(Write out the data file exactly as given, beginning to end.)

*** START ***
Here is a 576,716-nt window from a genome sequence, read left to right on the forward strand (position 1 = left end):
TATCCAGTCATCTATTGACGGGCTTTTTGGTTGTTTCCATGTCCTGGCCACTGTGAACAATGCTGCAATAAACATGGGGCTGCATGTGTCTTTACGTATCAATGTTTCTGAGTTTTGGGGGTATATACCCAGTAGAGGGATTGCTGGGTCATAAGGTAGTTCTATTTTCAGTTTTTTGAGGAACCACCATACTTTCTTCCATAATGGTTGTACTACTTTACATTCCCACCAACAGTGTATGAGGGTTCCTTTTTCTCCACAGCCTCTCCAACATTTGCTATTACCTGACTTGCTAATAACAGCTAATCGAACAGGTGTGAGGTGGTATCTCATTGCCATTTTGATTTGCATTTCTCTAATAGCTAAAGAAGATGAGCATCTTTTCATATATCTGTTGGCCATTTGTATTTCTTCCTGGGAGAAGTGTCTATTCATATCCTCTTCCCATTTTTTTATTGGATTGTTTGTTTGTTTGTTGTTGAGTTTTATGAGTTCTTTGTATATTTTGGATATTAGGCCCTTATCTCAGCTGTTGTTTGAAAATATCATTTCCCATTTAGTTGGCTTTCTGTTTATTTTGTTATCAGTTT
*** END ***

Here is a 576,716-nt window from a genome sequence, read left to right on the forward strand (position 1 = left end):
TATCCAGTCATCTATTGACGGGCTTTTTGGTTGTTTCCATGTCCTGGCCACTGTGAACAATGCTGCAATAAACATGGGGCTGCATGTGTCTTTACGTATCAATGTTTCTGAGTTTTGGGGGTATATACCCAGTAGAGGGATTGCTGGGTCATAAGGTAGTTCTATTTTCAGTTTTTTGAGGAACCACCATACTTTCTTCCATAATGGTTGTACTACTTTACATTCCCACCAACAGTGTATGAGGGTTCCTTTTTCTCCACAGCCTCTCCAACATTTGCTATTACCTGACTTGCTAATAACAGCTAATCGAACAGGTGTGAGGTGGTATCTCATTGCCATTTTGATTTGCATTTCTCTAATAGCTAAAGAAGATGAGCATCTTTTCATATATCTGTTGGCCATTTGTATTTCTTCCTGGGAGAAGTGTCTATTCATATCCTCTTCCCATTTTTTTATTGGATTGTTTGTTTGTTTGTTGTTGAGTTTTATGAGTTCTTTGTATATTTTGGATATTAGGCCCTTATCTCAGCTGTTGTTTGAAAATATCATTTCCCATTTAGTTGGCTTTCTGTTTATTTTGTTATCAGTTT